At the perjury trial of pitching great Roger Clemens Tuesday, a judge sent a jury member home after saying she was "obviously sleeping." She's the second juror to fall asleep and be ordered to leave.

Around the Nation
4:47 am
Wed May 16, 2012

Restaurant Runs Out Of All-You-Can-Eat Fish

Transcript

DAVID GREENE, HOST:

Around the Nation
4:47 am
Wed May 16, 2012

Fischer, Kerrey Win Senate Primary In Nebraska

Originally published on Wed May 16, 2012 4:59 am

Transcript

STEVE INSKEEP, HOST:

Some other news. Yesterday was primary day in Nebraska and voters delivered a surprise. Both parties were choosing candidates for a Senate race.

DAVID GREENE, HOST:

And the Republican primary started with a pattern that has become familiar. The leading candidate was backed by traditional Republican leaders but was challenged by another candidate with Tea Party support and a lot of outside money.

INSKEEP: It became a fierce campaign, but here's where the pattern was broken. Neither contender won.

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Around the Nation
4:47 am
Wed May 16, 2012

Will Edwards Take The Stand On His Own Behalf?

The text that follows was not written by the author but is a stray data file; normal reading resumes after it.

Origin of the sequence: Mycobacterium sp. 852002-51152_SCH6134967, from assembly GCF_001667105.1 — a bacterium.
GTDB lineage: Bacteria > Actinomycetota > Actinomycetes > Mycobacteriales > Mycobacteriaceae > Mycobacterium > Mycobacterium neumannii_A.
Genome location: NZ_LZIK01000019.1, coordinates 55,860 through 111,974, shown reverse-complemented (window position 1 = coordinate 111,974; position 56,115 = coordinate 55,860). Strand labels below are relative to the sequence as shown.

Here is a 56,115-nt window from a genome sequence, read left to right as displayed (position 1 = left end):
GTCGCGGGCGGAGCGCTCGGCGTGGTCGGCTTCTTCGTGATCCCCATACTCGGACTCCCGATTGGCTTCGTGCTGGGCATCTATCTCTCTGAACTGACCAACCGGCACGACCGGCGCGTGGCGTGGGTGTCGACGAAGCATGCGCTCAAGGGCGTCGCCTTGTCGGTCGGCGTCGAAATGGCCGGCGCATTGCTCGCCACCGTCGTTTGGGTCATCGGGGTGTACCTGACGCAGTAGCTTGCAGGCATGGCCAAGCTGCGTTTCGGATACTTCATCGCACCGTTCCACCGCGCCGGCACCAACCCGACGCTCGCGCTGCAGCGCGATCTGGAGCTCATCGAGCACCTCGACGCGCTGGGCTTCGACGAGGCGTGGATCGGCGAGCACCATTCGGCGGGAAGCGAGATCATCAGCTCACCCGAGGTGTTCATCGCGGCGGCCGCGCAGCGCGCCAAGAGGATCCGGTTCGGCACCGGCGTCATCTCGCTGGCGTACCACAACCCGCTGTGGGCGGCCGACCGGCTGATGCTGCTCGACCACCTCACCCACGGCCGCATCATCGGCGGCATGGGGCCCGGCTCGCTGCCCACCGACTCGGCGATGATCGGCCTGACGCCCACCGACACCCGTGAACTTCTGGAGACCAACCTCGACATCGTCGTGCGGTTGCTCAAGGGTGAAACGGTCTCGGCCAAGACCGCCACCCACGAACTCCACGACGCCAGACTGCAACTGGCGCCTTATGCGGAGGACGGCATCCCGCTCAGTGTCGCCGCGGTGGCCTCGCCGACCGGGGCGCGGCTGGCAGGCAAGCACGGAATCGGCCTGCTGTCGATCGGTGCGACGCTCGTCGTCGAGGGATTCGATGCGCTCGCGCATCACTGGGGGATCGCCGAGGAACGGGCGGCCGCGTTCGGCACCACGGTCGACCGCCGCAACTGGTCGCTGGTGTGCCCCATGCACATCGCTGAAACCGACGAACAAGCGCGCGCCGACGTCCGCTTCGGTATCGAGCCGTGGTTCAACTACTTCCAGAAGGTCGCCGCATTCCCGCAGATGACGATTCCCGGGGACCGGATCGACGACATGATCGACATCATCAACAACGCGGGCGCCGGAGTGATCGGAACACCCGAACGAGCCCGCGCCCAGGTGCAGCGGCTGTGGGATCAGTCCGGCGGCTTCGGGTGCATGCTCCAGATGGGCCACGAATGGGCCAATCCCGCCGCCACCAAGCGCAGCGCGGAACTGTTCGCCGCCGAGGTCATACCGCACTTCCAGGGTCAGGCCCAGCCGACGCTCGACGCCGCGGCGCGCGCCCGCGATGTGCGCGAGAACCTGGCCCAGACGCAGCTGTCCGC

Originally published on Wed May 16, 2012 11:07 am

Transcript

DAVID GREENE, HOST:

In North Carolina, now this could be the last day of testimony in the John Edwards trial. At a federal courthouse, the former presidential candidate is being tried on six counts of campaign finance violations. Prosecutors say Edwards used nearly a million dollars to conceal an affair and hide the child he fathered with a mistress. The defense says Edwards wasn't fully aware of the cover-up and that any money connected with it did not come from campaign contributions.

Jeff Tiberii of North Carolina Public Radio has more.

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Business
3:23 am
Wed May 16, 2012

Majority Of Shareholders Still Support JPMorgan Chase

Originally published on Wed May 16, 2012 4:47 am

JPMorgan Chase hosted its annual shareholder meeting in Tampa Tuesday, and it was the first chance for shareholders to weigh in on the banks problems. News the bank lost at least $2 billion in a botched trading strategy gave fresh fodder to critics who want banks to be more tightly regulated.